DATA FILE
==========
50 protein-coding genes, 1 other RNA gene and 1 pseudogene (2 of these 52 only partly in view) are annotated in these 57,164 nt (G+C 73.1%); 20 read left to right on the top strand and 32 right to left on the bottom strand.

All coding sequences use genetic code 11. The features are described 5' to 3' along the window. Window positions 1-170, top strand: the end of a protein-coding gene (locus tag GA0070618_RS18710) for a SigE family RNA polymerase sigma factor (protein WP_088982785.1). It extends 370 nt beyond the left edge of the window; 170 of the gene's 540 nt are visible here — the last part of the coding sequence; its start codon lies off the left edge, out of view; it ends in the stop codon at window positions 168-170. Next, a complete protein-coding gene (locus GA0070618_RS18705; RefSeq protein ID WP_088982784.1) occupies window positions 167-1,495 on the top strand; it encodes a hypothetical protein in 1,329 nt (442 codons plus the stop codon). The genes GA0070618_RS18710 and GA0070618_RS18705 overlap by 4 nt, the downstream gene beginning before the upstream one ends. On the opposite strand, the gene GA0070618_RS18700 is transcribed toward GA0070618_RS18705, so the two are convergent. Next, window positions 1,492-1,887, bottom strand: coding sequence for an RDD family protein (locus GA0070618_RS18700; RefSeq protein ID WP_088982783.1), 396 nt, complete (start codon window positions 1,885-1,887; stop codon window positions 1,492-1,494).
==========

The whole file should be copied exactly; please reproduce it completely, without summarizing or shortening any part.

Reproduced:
50 protein-coding genes, 1 other RNA gene and 1 pseudogene (2 of these 52 only partly in view) are annotated in these 57,164 nt (G+C 73.1%); 20 read left to right on the top strand and 32 right to left on the bottom strand.

All coding sequences use genetic code 11. The features are described 5' to 3' along the window. Window positions 1-170, top strand: the end of a protein-coding gene (locus tag GA0070618_RS18710) for a SigE family RNA polymerase sigma factor (protein WP_088982785.1). It extends 370 nt beyond the left edge of the window; 170 of the gene's 540 nt are visible here — the last part of the coding sequence; its start codon lies off the left edge, out of view; it ends in the stop codon at window positions 168-170. Next, a complete protein-coding gene (locus GA0070618_RS18705; RefSeq protein ID WP_088982784.1) occupies window positions 167-1,495 on the top strand; it encodes a hypothetical protein in 1,329 nt (442 codons plus the stop codon). The genes GA0070618_RS18710 and GA0070618_RS18705 overlap by 4 nt, the downstream gene beginning before the upstream one ends. On the opposite strand, the gene GA0070618_RS18700 is transcribed toward GA0070618_RS18705, so the two are convergent. Next, window positions 1,492-1,887, bottom strand: coding sequence for an RDD family protein (locus GA0070618_RS18700; RefSeq protein ID WP_088982783.1), 396 nt, complete (start codon window positions 1,885-1,887; stop codon window positions 1,492-1,494).